After an attack leaves Hawkeye’s brother using a wheelchair and once more impairs his ability to hear, the series pauses once more (as was its knack) and follows the ramifications of the injuries on both Barton brothers. With Clint unable to hear, the issue introduces sequences of sign language into the pages as his brother Barney tries to talk to him, only to be met with silence. The introduction of sign language and lip reading changes the way the reader has to approach the issue, although this isn’t the focus of the issue – it’s a necessity, sure, but the issue has more to offer than just necessity. This is a jumbled look at two jumbled-up brothers, whose bond is as strong as their ability to beat each other up and split on each other. Fraction’s script points the characters as being too alike to be in the same room for too long, but shows Barney genuinely trying to help. He already knows ASL, which is a first indicator, but flashbacks then signal further just how long Barney’s been trying to be the proper brother to Clint.
The issue cuts away from Clint, and speech bubbles return for those sections, which help build up the surrounding plot and head it’s formless self closer to where the finale will be headed shortly – at its core, though, this is a story about Clint and Barney Barton, and the lengths they’ll go to when they’re watching each other’s back.
17: Ms Marvel Vol 1 #1 – Meta Morphosis
Published by Marvel Comics in 2014
Written by G. Willow Wilson
Drawn by Adrian Alphona
Coloured by Ian Herring
Lettered by Joe Caramagna
Kamala Khan is probably the best character created in comics within the last decade at least, a kind-hearted but eternally grumpy young girl who gains superpowers when powerful mists of change sweep down across New Jersey. But the first issue of her series isn’t really about the superheroics, but the core of her character which builds into that superheroic aspect later on. This is character study in the abstract; a completely weird and unique approach to life in the city. Kamala’s life is defined more by her opposition to traditional values than those values ever really being applied to her: she’s a young Muslim girl with a family who range in belief, but really just feel like a standard family, everybody with their own weird things going on. Kamala’s is her interest for superheroes – she writes fanfic, she defies her parents because it seems like it’ll be more fun than it is, and she ends up wearing Captain Marvel’s costume at the end of the story – but everyone else gets the time to be strange in their own ways. Nobody is normal here, and that’s what grounds the story in normality.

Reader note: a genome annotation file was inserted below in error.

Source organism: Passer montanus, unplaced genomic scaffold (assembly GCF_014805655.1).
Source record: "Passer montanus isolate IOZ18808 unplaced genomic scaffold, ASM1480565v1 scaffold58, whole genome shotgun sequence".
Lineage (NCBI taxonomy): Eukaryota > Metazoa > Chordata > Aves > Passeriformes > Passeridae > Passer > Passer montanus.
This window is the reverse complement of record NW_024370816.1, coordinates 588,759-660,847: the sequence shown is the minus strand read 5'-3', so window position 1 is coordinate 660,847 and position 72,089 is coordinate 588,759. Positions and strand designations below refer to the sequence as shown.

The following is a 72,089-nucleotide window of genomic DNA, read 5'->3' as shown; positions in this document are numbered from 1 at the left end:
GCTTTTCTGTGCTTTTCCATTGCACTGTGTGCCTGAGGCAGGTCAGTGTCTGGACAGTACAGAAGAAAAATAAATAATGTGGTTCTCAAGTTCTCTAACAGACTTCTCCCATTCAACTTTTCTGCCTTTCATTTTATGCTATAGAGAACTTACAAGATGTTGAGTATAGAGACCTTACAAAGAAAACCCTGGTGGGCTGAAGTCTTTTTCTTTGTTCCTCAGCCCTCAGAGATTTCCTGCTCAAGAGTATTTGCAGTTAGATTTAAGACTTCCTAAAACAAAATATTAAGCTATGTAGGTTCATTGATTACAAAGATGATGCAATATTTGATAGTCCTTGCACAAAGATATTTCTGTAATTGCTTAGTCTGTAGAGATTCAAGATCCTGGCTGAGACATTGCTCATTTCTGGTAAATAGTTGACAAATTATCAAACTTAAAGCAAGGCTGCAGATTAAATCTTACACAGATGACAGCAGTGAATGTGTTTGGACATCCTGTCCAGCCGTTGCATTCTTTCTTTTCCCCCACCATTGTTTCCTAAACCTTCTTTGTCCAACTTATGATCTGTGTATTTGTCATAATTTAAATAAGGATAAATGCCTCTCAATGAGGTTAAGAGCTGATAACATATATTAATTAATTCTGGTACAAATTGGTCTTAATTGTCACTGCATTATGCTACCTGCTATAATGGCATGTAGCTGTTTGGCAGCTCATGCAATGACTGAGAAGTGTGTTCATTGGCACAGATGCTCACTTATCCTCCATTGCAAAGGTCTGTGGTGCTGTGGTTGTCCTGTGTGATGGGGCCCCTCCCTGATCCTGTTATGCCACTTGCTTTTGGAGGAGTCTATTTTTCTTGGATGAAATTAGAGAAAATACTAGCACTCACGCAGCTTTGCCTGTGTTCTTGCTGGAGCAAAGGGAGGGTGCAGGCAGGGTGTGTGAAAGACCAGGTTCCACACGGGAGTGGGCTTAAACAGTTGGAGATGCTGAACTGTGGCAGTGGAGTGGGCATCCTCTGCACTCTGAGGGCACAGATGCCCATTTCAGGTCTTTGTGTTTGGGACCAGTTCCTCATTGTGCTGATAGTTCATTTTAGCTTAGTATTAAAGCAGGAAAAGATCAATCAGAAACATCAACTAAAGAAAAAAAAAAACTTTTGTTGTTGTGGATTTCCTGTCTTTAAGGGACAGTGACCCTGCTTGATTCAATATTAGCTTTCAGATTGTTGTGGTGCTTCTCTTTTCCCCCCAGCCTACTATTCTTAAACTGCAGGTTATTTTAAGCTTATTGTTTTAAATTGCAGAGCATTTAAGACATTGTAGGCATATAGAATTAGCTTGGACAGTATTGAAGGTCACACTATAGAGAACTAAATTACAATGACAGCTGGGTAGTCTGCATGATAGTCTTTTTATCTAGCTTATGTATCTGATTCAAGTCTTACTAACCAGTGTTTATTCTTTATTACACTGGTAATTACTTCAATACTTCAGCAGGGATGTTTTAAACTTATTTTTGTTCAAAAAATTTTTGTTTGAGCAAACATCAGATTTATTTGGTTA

Adrian Alphona is an absolute star in this issue, especially as he’s asked to go very close to repeating story beats from Runaways. He skips away from it happily, and his style has evolved enough by this point that he’s keen to throw in jokes as often as he can, often as curious and surreal background details. This is a comic which has a hedgehog throwing up a peace sign using giant foam gloves: at every stage Alphona’s style just helps to emphasise the beats of G. Willow Wilson’s engaging and upbeat character work. There’s just so much fun stuff going on in the comic, and it’s a joy to read. Kamala Khan is very much a defiant character who tries to step away from what she views as boring and expected of her, and it leaves her falling into as traditional and entertaining a superhero origin as you could imagine.
And it leaves Kamala realising to be careful what she wishes for.
16: Giant-Sized X-Men #1 – Deadly Genesis
Published by Marvel Comics in 1975
Written by Len Wein
Drawn by Dave Cockrum
Inked by Peter Iro
Coloured by Glynis Wein
Lettered by John Constanza
A bridge between the original run of X-Men comics headed by Stan and Jack and the new run about to start courtesy of an up-and-comer called Chris Claremont, Deadly Genesis sets itself out into a series of acts, each one heightening the story and expanding out the world of the X-Men in wonderful, iconic fashion. When the original X-Men team are captured on a mysterious desert island, Charles Xavier trawls the world looking for a new team to help bring them home, in the process introducing some of the best characters to ever step foot into the panels at Marvel Comics. Wein brings back his creation Wolverine, but also brings in Colossus, Nightcrawler, Storm, Banshee, Sunfire and Thunderbird to stand alongside him – as designed by Dave Cockrum, some of the most instantly recognisable characters and costumes that the superhero world has seen. But aside from quickly telling several brilliant ‘origin’ stories which gives purpose to the disparate team, the issue stands out for its ability to expand out the X-Men’s purpose whilst adding more detail (and more power) to “the mutant metaphor” which helped the series to have a solid and different identity to any other comic of the time.